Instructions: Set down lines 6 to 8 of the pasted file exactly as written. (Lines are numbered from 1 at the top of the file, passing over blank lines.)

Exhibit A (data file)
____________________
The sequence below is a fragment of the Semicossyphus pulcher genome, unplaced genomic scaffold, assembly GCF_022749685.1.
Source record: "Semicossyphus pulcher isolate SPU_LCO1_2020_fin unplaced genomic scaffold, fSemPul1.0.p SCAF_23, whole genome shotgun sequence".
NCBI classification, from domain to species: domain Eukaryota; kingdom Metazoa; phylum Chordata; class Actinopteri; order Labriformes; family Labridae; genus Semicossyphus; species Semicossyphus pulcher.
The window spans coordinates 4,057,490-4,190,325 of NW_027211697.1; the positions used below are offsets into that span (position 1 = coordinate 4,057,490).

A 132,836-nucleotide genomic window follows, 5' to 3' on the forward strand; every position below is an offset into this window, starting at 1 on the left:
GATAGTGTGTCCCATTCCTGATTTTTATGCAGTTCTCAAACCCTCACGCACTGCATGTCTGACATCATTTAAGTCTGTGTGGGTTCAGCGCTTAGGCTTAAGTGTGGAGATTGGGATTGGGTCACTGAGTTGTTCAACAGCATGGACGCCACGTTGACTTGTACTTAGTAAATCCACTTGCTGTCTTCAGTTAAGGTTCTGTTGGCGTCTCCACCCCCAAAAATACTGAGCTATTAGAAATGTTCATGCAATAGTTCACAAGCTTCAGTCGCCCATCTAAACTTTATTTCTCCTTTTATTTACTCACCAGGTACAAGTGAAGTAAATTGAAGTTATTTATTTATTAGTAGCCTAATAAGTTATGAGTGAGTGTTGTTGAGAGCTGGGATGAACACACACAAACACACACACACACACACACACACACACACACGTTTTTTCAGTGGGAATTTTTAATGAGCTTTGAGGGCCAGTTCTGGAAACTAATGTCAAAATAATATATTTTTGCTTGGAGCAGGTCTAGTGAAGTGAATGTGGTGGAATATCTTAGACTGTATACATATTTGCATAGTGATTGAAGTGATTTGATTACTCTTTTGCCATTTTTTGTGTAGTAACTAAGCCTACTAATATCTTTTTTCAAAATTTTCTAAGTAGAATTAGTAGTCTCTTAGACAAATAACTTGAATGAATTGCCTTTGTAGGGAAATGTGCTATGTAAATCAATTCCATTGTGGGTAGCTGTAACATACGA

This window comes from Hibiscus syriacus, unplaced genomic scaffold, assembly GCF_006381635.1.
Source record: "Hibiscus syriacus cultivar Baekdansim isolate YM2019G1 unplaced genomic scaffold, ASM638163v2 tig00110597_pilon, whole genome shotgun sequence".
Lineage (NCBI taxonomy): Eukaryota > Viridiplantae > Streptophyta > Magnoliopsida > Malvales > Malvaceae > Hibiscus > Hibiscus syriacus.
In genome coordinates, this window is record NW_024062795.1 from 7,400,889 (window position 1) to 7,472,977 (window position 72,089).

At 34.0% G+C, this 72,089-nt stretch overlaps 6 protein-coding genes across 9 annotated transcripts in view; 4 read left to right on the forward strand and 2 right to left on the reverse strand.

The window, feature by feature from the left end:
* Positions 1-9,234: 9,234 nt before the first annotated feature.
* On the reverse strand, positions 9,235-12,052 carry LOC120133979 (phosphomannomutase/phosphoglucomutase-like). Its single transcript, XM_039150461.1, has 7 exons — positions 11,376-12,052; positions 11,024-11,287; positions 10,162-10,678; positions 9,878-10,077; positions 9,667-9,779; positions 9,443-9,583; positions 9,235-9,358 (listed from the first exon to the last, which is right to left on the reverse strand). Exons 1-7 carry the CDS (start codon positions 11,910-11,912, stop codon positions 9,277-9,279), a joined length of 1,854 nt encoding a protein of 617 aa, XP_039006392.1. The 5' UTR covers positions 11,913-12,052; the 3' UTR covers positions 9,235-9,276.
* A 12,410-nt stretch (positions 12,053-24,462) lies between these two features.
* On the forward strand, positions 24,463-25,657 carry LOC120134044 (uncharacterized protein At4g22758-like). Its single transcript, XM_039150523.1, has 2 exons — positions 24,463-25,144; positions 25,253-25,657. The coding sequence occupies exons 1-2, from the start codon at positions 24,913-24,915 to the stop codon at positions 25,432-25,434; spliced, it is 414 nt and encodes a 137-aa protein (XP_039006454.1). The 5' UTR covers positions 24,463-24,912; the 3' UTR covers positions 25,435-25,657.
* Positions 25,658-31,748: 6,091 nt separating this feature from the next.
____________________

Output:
GATAGTGTGTCCCATTCCTGATTTTTATGCAGTTCTCAAACCCTCACGCACTGCATGTCTGACATCATTTAAGTCTGTGTGGGTTCAGCGCTTAGGCTTAAGTGTGGAGATTGGGATTGGGTCACTGAGTTGTTCAACAGCATGGACGCCACGTTGACTTGTACTTAGTAAATCCACTTGCTGTCTTCAGTTAAGGTTCTGTTGGCGTCTCCACCCCCAAAAATACTGAGCTATTAGAAATGTTCATGCAATAGTTCACAAGCTTCAGTCGCCCATCTAAACTTTATTTCTCCTTTTATTTACTCACCAGGTACAAGTGAAGTAAATTGAAGTTATTTATTTATTAGTAGCCTAATAAGTTATGAGTGAGTGTTGTTGAGAGCTGGGATGAACACACACAAACACACACACACACACACACACACACACACACGTTTTTTCAGTGGGAATTTTTAATGAGCTTTGAGGGCCAGTTCTGGAAACTAATGTCAAAATAATATATTTTTGCTTGGAGCAGGTCTAGTGAAGTGAATGTGGTGGAATATCTTAGACTGTATACATATTTGCATAGTGATTGAAGTGATTTGATTACTCTTTTGCCATTTTTTGTGTAGTAACTAAGCCTACTAATATCTTTTTTCAAAATTTTCTAAGTAGAATTAGTAGTCTCTTAGACAAATAACTTGAATGAATTGCCTTTGTAGGGAAATGTGCTATGTAAATCAATTCCATTGTGGGTAGCTGTAACATACGA

This window comes from Hibiscus syriacus, unplaced genomic scaffold, assembly GCF_006381635.1.
Source record: "Hibiscus syriacus cultivar Baekdansim isolate YM2019G1 unplaced genomic scaffold, ASM638163v2 tig00110597_pilon, whole genome shotgun sequence".